Influence Of The Personality In Therapeutics

Though it has seldom been fully realized and has probably never been

appreciated as in our time, one of the most important factors in

therapeutics, in every period of the history of medicine, has been the

personal influence of the physician. Therapeutic fashions have come

and gone, new drugs have been introduced, have had their day and then

been relegated to the limbo of worn-out ideas. At all times, however,

physicians have succeeded in doing good, or at least using, with

apparent success, the therapeutic means of their own time, however

crude and inadequate these afterwards proved to be. They have

succeeded in shortening the progress of disease as well as increasing

the patient's resistive vitality and thus enabled him not infrequently

to survive where otherwise a fatal termination might have occurred.

All unsuspected during most of the time, it was the personal influence

of the physician that counted for most in all of the historical

vicissitudes of therapeusis. It mattered not that the means he

employed might seem absurd to the second succeeding generation, as was

so often, indeed almost invariably, the case, his personal influence

has at all times overshadowed his available therapeutic auxiliaries.

In spite of all our advance in scientific medicine, to a considerable

degree this remains true even at the present time, and to fail

properly to use this important auxiliary is to cripple medical


Place of Personal Influence.--When the antitoxins and directly

curative serums seemed about to make for themselves a place in

therapeusis, it looked for a time as though this personal element

might be entirely superseded. It seemed that all other therapeutic

factors must give way to definitely accurate doses of antitoxic

principles, directly opposed to the toxins of disease and capable

of conquering it. With the success of diphtheria serum, the prospects

for scientific therapeutics from the biological standpoint became very

promising. Unfortunately, our further experience with antitoxins and

therapeutic sera of various kinds has not been satisfactory, and now

the medical world is looking elsewhere for progress in therapeutics.

This throws us back once more on the old-time therapeutics, and we

have to learn to use all their elements. One of the most important of

these, if not, as we have suggested, absolutely the most important,

the one that in all the many variations of therapeusis has maintained

itself, is the personal influence of the physician by which he is able

to soothe the patient's fears, allay his anxieties, make him face the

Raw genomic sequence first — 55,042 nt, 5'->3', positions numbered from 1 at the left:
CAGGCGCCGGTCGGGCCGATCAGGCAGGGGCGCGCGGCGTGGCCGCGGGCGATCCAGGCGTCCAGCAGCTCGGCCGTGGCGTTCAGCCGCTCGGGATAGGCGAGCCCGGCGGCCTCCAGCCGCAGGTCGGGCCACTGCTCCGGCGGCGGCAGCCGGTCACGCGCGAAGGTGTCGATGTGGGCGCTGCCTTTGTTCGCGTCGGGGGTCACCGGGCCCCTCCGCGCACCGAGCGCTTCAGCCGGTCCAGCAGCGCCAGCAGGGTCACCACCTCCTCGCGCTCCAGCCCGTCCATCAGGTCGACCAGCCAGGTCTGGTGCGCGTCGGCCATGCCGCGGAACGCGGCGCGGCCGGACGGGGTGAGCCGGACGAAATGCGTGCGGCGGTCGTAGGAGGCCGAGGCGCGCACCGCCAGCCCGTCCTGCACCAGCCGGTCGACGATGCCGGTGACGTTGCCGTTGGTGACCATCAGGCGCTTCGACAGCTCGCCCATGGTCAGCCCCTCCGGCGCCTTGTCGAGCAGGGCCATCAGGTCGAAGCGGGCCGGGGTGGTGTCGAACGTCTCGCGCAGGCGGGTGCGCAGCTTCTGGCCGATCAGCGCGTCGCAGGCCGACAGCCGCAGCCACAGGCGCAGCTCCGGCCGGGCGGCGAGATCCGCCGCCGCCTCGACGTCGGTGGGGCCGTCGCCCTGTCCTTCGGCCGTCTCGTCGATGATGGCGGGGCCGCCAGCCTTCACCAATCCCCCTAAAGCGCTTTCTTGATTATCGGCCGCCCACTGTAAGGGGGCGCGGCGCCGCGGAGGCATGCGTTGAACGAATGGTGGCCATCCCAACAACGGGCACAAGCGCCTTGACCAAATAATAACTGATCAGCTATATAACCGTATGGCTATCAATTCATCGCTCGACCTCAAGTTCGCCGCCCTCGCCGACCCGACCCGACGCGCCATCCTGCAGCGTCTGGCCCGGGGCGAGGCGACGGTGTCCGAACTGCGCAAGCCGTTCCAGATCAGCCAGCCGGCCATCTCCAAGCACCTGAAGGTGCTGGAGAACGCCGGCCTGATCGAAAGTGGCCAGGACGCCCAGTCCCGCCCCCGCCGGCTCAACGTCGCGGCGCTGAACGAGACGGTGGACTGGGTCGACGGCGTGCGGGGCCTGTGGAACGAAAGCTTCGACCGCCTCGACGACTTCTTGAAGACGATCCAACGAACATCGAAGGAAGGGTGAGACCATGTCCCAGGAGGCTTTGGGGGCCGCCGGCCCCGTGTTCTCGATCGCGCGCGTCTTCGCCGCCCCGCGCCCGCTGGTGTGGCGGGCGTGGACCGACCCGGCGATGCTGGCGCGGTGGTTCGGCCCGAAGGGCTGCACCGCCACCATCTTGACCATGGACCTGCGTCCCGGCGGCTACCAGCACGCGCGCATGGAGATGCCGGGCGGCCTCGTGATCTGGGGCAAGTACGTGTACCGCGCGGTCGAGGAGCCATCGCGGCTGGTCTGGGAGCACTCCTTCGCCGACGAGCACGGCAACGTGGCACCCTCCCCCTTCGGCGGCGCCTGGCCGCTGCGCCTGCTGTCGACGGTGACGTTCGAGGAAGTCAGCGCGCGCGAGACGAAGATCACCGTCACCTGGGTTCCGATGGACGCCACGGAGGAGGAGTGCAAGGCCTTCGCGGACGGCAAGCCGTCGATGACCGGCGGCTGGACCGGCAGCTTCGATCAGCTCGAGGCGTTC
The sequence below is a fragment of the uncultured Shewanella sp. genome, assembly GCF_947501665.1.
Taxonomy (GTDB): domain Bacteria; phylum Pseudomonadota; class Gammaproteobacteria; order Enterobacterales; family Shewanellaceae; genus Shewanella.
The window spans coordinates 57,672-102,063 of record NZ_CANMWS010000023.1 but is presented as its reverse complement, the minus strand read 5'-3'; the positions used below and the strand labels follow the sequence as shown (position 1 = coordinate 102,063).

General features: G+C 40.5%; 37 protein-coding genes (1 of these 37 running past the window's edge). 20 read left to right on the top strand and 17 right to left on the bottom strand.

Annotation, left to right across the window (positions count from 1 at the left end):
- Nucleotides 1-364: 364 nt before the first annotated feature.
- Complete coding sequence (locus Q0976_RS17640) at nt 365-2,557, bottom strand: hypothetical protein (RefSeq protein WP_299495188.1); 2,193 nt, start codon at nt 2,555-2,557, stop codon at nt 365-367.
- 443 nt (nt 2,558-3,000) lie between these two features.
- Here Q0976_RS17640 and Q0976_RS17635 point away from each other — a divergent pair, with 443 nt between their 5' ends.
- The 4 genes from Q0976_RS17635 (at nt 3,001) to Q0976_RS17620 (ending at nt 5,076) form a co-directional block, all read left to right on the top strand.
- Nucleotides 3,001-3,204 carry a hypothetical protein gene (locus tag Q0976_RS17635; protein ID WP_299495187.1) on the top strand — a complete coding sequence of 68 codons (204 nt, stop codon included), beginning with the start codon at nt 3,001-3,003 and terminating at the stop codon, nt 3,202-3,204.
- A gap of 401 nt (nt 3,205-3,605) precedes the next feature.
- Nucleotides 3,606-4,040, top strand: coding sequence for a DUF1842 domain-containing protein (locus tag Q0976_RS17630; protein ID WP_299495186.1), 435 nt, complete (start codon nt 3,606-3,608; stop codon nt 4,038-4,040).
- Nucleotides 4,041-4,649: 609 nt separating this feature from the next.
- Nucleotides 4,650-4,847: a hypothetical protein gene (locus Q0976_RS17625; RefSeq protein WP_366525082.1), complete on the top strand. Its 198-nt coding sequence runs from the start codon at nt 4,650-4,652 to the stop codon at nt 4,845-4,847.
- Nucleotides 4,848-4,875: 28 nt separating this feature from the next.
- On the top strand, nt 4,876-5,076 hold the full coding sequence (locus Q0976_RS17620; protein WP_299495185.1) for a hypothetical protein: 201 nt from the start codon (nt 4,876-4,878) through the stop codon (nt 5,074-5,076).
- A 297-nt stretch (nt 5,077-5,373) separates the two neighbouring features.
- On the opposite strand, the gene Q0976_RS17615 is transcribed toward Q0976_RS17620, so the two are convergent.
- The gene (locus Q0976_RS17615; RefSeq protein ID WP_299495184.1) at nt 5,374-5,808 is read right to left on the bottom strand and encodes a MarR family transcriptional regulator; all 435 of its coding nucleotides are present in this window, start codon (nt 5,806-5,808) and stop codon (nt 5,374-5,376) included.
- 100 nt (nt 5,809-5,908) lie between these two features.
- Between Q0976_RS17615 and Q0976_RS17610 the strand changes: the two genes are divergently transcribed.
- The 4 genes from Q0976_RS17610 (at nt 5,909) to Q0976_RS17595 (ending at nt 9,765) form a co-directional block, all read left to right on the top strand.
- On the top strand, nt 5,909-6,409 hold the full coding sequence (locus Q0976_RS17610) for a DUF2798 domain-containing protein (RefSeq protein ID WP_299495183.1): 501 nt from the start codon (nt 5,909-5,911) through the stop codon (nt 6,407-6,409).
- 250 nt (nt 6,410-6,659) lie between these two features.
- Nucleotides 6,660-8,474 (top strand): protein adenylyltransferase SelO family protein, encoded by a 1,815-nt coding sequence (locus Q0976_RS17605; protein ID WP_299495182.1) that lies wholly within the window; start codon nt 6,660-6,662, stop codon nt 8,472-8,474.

situation calmly so that he may not use up any of his vital force in

useless worry, but on the contrary employ all his available psychic

energy in helping nature to overcome whatever disturbance there is

within the organism. This personal influence was for several centuries

spoken of as personal magnetism, not merely in the figurative sense in

which we now employ that term, but in a literal sense. The implication

was that some men possessed within themselves a reservoir of

superfluous energy, vital in character, but thought to be related to

the force exhibited by the magnet, when it attracted bodies to itself,

and made metals for a time magnetic like itself, and which actually

passed over from the physician to his patient. We have gotten away

from the idea of any physical force flowing from physician to patient,

but we know very well that certain physicians are much more capable

than others of arousing the vital energies of the patient, sometimes

to the extent of making him feel, after treatment, that he has more

force than before. The patient feels that something must have been

added to his natural powers, though he has only been brought into a

state of mind where he can better use his own powers.

It is the men whose presence created this impression in patients, an

impression that is justified by the fact that somehow he enabled them

to vitalize themselves better than before, who have been most

successful in the treatment of patients. In all ages the men of

reputation for healing have had this. A careful study of their lives

shows that this counted for more in many of the experiences of their

healing than the drugs and remedies which they employed. The men who

have been the most sought by patients have not as a rule left us great

therapeutic secrets; on the contrary, they have only employed the

conventional remedies of their times with reasonable common-sense and

have added to them their own personal influences. On the other hand,

the men who have made discoveries in therapeutics, and in medicine,

have not always been popular as physicians. They have known too much

of their own lack of knowledge to be quite confident in their use of

remedies, and this has hurt something of their personal influence over


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